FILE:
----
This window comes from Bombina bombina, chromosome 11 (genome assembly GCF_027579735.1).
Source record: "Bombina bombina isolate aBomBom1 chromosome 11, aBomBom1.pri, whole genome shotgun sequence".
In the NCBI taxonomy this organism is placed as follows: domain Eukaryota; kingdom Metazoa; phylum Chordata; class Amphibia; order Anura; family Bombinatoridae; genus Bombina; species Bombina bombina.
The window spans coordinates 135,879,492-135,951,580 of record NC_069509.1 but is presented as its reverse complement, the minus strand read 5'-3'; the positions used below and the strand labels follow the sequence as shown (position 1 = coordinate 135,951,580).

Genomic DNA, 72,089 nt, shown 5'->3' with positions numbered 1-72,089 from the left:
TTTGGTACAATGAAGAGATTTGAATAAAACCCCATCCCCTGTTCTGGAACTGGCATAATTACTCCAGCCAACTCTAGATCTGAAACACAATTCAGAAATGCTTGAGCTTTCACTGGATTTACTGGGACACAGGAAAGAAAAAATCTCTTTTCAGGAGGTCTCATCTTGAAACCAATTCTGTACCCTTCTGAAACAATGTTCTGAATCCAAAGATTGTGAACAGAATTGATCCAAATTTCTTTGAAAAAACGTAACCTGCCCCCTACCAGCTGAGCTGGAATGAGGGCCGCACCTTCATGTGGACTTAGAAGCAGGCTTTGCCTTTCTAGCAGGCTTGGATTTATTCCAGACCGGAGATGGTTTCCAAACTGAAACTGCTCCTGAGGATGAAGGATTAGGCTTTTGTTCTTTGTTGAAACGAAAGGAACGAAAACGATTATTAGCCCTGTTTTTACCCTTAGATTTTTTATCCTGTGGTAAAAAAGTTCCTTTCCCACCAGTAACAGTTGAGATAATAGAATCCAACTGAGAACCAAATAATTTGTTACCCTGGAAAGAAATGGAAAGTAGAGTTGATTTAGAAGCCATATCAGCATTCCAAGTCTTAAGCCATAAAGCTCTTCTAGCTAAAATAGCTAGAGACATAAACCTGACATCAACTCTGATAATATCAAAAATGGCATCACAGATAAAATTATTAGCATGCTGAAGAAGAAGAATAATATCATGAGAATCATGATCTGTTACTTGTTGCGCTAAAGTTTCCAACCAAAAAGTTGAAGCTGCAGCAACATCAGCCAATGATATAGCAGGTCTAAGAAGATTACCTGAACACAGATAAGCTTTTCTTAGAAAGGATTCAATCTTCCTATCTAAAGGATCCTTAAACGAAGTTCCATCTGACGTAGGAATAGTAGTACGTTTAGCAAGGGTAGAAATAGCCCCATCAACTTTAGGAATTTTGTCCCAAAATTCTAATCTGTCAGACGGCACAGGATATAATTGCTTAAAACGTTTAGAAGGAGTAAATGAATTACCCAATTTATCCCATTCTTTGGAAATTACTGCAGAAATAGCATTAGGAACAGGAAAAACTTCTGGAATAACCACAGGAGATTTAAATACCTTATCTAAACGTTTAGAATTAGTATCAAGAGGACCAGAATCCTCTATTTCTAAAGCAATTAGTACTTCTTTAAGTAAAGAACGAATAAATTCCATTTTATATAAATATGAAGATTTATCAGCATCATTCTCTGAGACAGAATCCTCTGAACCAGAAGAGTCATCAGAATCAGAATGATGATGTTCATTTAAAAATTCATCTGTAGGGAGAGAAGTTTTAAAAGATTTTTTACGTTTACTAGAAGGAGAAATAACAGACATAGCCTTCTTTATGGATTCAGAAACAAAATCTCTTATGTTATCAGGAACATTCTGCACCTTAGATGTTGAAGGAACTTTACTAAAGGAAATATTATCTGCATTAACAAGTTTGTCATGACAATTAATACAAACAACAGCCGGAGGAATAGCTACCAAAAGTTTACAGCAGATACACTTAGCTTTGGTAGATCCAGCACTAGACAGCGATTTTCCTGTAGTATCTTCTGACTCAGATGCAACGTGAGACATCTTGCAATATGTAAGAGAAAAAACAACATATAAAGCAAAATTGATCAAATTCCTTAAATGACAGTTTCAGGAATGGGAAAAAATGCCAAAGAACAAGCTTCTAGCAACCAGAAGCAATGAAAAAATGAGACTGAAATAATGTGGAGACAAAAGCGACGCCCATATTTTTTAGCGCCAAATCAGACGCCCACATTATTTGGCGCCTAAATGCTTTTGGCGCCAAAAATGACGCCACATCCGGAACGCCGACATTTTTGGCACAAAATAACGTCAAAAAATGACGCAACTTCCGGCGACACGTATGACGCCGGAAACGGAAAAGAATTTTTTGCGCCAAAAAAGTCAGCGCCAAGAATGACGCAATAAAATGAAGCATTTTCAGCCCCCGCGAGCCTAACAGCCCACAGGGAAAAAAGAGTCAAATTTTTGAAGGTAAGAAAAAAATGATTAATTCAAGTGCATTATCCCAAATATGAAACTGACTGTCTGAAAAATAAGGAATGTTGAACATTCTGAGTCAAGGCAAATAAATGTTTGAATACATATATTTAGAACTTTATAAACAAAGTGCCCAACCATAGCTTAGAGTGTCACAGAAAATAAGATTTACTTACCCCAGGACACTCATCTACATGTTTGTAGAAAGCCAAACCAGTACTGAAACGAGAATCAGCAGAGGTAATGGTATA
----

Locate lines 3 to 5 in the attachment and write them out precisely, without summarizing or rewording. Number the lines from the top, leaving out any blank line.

In the NCBI taxonomy this organism is placed as follows: domain Eukaryota; kingdom Metazoa; phylum Chordata; class Amphibia; order Anura; family Bombinatoridae; genus Bombina; species Bombina bombina.
The window spans coordinates 135,879,492-135,951,580 of record NC_069509.1 but is presented as its reverse complement, the minus strand read 5'-3'; the positions used below and the strand labels follow the sequence as shown (position 1 = coordinate 135,951,580).

Genomic DNA, 72,089 nt, shown 5'->3' with positions numbered 1-72,089 from the left: